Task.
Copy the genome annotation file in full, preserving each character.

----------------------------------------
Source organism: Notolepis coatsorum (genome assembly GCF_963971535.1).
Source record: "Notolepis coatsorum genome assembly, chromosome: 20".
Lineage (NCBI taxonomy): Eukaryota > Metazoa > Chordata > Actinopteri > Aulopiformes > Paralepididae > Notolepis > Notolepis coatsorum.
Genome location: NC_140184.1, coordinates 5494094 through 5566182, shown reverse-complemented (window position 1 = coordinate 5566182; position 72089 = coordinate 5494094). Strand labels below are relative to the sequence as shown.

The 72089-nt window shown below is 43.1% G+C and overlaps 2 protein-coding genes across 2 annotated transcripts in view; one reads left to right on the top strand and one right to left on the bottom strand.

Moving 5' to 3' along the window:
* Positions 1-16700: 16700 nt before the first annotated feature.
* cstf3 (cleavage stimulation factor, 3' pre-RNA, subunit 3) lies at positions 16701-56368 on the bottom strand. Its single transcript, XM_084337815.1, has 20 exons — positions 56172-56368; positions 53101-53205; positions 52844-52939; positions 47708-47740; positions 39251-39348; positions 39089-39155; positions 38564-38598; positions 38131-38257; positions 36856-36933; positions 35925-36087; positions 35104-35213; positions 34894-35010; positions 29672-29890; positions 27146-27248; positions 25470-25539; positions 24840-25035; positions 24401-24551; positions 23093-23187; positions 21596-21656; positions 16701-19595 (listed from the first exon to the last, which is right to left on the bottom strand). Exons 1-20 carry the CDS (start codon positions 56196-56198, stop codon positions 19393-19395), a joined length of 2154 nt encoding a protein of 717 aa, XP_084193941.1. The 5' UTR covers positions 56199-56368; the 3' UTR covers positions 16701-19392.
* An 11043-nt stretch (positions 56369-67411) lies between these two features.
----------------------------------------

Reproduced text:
Source organism: Notolepis coatsorum (genome assembly GCF_963971535.1).
Source record: "Notolepis coatsorum genome assembly, chromosome: 20".
Lineage (NCBI taxonomy): Eukaryota > Metazoa > Chordata > Actinopteri > Aulopiformes > Paralepididae > Notolepis > Notolepis coatsorum.
Genome location: NC_140184.1, coordinates 5494094 through 5566182, shown reverse-complemented (window position 1 = coordinate 5566182; position 72089 = coordinate 5494094). Strand labels below are relative to the sequence as shown.

The 72089-nt window shown below is 43.1% G+C and overlaps 2 protein-coding genes across 2 annotated transcripts in view; one reads left to right on the top strand and one right to left on the bottom strand.

Moving 5' to 3' along the window:
* Positions 1-16700: 16700 nt before the first annotated feature.
* cstf3 (cleavage stimulation factor, 3' pre-RNA, subunit 3) lies at positions 16701-56368 on the bottom strand. Its single transcript, XM_084337815.1, has 20 exons — positions 56172-56368; positions 53101-53205; positions 52844-52939; positions 47708-47740; positions 39251-39348; positions 39089-39155; positions 38564-38598; positions 38131-38257; positions 36856-36933; positions 35925-36087; positions 35104-35213; positions 34894-35010; positions 29672-29890; positions 27146-27248; positions 25470-25539; positions 24840-25035; positions 24401-24551; positions 23093-23187; positions 21596-21656; positions 16701-19595 (listed from the first exon to the last, which is right to left on the bottom strand). Exons 1-20 carry the CDS (start codon positions 56196-56198, stop codon positions 19393-19395), a joined length of 2154 nt encoding a protein of 717 aa, XP_084193941.1. The 5' UTR covers positions 56199-56368; the 3' UTR covers positions 16701-19392.
* An 11043-nt stretch (positions 56369-67411) lies between these two features.